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RANDOM

**Published in:** LIPIcs, Volume 145, Approximation, Randomization, and Combinatorial Optimization. Algorithms and Techniques (APPROX/RANDOM 2019)

The Maximal points in a set S are those that are not dominated by any other point in S. Such points arise in multiple application settings and are called by a variety of different names, e.g., maxima, Pareto optimums, skylines. Their ubiquity has inspired a large literature on the expected number of maxima in a set S of n points chosen IID from some distribution. Most such results assume that the underlying distribution is uniform over some spatial region and strongly use this uniformity in their analysis.
This research was initially motivated by the question of how this expected number changes if the input distribution is perturbed by random noise. More specifically, let B_p denote the uniform distribution from the 2-dimensional unit ball in the metric L_p. Let delta B_q denote the 2-dimensional L_q-ball, of radius delta and B_p + delta B_q be the convolution of the two distributions, i.e., a point v in B_p is reported with an error chosen from delta B_q. The question is how the expected number of maxima change as a function of delta. Although the original motivation is for small delta, the problem is well defined for any delta and our analysis treats the general case.
More specifically, we study, as a function of n,delta, the expected number of maximal points when the n points in S are chosen IID from distributions of the type B_p + delta B_q where p,q in {1,2,infty} for delta > 0 and also of the type B_infty + delta B_q where q in [1,infty) for delta > 0.
For fixed p,q we show that this function changes "smoothly" as a function of delta but that this smooth behavior sometimes transitions unexpectedly between different growth behaviors.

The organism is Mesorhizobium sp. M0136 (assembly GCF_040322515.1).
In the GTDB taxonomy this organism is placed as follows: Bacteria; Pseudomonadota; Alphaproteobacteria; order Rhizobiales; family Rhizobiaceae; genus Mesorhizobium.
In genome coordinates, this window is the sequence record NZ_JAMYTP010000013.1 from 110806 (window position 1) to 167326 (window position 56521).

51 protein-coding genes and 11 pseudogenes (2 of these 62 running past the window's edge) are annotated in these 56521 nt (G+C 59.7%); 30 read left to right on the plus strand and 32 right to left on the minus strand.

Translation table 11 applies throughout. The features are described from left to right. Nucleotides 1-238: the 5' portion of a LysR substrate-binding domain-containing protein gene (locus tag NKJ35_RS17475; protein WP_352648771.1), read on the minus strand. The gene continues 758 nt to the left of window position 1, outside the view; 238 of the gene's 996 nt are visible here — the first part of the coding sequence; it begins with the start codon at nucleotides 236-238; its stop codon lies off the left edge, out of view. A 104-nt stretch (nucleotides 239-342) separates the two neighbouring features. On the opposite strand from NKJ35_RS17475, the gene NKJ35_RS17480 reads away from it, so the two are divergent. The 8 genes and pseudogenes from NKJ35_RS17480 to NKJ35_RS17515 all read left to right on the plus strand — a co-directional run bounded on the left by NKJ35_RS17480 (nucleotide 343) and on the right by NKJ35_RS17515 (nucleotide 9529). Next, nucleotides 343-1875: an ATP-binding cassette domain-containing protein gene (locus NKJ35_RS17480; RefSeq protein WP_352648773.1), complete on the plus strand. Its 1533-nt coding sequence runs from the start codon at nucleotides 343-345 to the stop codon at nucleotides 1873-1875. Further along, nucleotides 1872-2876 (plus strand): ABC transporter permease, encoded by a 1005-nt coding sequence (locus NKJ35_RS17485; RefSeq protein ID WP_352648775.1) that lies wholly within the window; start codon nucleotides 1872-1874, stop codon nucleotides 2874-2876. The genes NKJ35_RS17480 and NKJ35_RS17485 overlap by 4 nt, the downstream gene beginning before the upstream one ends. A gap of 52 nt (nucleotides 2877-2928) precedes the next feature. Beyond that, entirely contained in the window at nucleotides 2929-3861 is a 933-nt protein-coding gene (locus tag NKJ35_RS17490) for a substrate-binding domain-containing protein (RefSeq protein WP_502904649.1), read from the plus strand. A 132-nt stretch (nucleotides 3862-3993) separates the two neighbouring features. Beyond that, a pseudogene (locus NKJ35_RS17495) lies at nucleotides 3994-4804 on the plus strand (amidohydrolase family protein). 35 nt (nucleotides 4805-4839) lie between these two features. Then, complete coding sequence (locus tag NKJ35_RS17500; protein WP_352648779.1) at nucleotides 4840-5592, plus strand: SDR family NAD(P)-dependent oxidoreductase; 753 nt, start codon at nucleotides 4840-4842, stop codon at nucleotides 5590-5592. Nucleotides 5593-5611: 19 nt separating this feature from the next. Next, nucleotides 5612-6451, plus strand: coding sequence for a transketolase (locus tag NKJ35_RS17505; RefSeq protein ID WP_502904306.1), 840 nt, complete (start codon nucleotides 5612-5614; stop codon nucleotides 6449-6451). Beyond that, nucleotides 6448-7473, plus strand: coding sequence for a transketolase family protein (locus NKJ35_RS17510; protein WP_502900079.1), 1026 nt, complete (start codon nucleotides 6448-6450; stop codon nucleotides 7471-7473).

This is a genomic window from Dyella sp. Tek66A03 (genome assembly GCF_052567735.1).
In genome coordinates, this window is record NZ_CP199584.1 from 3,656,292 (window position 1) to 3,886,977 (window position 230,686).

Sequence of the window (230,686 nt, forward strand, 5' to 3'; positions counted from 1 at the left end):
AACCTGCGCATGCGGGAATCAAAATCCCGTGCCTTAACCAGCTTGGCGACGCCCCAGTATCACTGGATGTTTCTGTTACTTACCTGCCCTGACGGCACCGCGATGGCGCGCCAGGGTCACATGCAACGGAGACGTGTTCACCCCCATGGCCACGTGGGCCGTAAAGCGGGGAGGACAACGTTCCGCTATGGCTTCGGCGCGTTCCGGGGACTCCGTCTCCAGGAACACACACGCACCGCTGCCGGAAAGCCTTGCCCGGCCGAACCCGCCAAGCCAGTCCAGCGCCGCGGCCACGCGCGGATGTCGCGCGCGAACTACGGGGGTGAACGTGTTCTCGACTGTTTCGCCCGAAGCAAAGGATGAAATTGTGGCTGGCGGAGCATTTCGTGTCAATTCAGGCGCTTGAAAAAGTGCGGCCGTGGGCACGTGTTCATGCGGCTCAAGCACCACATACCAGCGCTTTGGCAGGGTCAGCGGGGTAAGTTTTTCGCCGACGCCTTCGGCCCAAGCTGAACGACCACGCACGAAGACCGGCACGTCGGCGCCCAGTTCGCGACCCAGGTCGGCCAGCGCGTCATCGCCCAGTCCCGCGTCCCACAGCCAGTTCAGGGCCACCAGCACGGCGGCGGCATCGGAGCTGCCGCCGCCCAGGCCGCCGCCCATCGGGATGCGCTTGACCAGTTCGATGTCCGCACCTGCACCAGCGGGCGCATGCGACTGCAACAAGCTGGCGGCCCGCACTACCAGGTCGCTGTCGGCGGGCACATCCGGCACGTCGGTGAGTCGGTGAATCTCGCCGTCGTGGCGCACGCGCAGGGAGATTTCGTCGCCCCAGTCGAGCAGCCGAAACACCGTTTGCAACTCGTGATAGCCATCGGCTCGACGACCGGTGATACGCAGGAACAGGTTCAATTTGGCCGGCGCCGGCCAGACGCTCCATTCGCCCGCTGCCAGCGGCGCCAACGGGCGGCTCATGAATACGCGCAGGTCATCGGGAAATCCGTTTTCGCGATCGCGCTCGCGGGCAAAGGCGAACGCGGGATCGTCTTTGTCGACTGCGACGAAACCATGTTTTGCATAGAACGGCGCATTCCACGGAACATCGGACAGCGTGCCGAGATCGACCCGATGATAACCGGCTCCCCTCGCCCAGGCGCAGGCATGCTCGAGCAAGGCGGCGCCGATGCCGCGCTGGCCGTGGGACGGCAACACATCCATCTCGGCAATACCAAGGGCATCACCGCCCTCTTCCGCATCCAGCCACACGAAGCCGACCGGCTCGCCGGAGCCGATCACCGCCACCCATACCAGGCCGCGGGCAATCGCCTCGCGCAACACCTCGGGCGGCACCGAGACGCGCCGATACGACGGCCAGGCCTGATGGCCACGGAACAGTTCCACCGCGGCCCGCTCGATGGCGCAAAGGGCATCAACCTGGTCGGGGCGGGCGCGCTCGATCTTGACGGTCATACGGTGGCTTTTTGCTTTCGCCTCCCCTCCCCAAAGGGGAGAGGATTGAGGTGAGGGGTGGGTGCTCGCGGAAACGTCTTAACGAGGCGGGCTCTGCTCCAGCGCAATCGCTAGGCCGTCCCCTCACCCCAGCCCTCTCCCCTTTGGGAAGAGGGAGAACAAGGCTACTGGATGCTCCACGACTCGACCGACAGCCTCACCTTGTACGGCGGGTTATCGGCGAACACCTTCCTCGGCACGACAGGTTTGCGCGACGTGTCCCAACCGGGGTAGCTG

Josep Diaz and Mordecai Golin. The Expected Number of Maximal Points of the Convolution of Two 2-D Distributions. In Approximation, Randomization, and Combinatorial Optimization. Algorithms and Techniques (APPROX/RANDOM 2019). Leibniz International Proceedings in Informatics (LIPIcs), Volume 145, pp. 35:1-35:14, Schloss Dagstuhl – Leibniz-Zentrum für Informatik (2019)

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@InProceedings{diaz_et_al:LIPIcs.APPROX-RANDOM.2019.35, author = {Diaz, Josep and Golin, Mordecai}, title = {{The Expected Number of Maximal Points of the Convolution of Two 2-D Distributions}}, booktitle = {Approximation, Randomization, and Combinatorial Optimization. Algorithms and Techniques (APPROX/RANDOM 2019)}, pages = {35:1--35:14}, series = {Leibniz International Proceedings in Informatics (LIPIcs)}, ISBN = {978-3-95977-125-2}, ISSN = {1868-8969}, year = {2019}, volume = {145}, editor = {Achlioptas, Dimitris and V\'{e}gh, L\'{a}szl\'{o} A.}, publisher = {Schloss Dagstuhl -- Leibniz-Zentrum f{\"u}r Informatik}, address = {Dagstuhl, Germany}, URL = {https://drops.dagstuhl.de/entities/document/10.4230/LIPIcs.APPROX-RANDOM.2019.35}, URN = {urn:nbn:de:0030-drops-112501}, doi = {10.4230/LIPIcs.APPROX-RANDOM.2019.35}, annote = {Keywords: maximal points, probabilistic geometry, perturbations, Minkowski sum} }